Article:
Type 2 diabetes mellitus (“T2DM”) is a metabolic disorder characterized by chronic high blood glucose in the context of insulin resistance and relative insulin deficiency. The rate of T2DM has increased markedly over the last several decades in parallel with obesity.
Chronic inflammation and oxidative stress, which influence intracellular signaling pathways critical to normal metabolic function, have been shown to play an important role in the pathology of T2DM. Drugs including the highly prescribed Metformin are presumed to act via pathways that regulate glucose production, insulin signaling, and mitochondrial functionality, including AMPK (adiponectin pathway) and PI-3/AKT (insulin receptor pathway).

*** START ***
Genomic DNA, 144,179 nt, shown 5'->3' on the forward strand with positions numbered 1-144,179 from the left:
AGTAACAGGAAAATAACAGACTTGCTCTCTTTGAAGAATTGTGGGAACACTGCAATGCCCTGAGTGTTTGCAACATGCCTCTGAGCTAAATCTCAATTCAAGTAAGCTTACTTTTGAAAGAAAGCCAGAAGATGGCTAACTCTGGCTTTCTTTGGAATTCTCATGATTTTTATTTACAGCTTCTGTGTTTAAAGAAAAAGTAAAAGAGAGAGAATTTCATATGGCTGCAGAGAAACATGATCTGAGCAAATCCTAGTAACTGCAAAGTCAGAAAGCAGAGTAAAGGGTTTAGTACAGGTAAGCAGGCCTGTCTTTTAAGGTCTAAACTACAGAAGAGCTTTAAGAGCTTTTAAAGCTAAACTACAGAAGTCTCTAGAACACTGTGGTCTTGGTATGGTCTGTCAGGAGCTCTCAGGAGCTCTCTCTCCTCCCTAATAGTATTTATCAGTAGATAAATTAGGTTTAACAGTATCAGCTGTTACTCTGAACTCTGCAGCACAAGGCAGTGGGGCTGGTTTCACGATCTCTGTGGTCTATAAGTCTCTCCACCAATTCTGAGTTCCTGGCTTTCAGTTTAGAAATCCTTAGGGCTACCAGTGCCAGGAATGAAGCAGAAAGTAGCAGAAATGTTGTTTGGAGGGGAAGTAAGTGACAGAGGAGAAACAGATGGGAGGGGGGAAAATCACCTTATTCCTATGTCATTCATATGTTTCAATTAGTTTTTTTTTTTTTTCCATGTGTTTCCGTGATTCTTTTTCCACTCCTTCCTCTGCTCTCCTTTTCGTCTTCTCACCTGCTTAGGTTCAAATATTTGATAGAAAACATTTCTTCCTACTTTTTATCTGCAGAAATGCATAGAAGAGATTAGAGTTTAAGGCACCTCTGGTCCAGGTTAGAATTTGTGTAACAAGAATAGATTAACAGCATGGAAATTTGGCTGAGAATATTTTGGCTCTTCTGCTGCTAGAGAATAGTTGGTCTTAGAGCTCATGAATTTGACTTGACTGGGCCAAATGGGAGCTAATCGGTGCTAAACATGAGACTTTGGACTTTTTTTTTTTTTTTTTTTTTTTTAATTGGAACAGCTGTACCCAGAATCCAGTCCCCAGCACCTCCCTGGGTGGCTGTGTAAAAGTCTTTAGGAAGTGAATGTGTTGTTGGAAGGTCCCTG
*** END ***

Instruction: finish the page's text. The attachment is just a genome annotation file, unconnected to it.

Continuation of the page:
Astaxanthin has been shown to upregulate adiponectin levels in humans and animal models of metabolic dysfunction and thereby restore AMPK pathway functionality. Additionally, astaxanthin has increased insulin levels, decreased glucose levels, and elevated measures of insulin sensitivity in several animal models of disease.
Signaling pathways that regulate glucose and insulin signaling (PI-3/AKT) are often dysregulated and inhibited by oxidative stress and inflammation. Astaxanthin has been shown to upregulate and normalize these insulin and glucose pathways in animal models, resulting in restoration of metabolic homeostasis. The evidence to date supports the potential for astaxanthin to ameliorate causes and symptoms of T2DM in humans.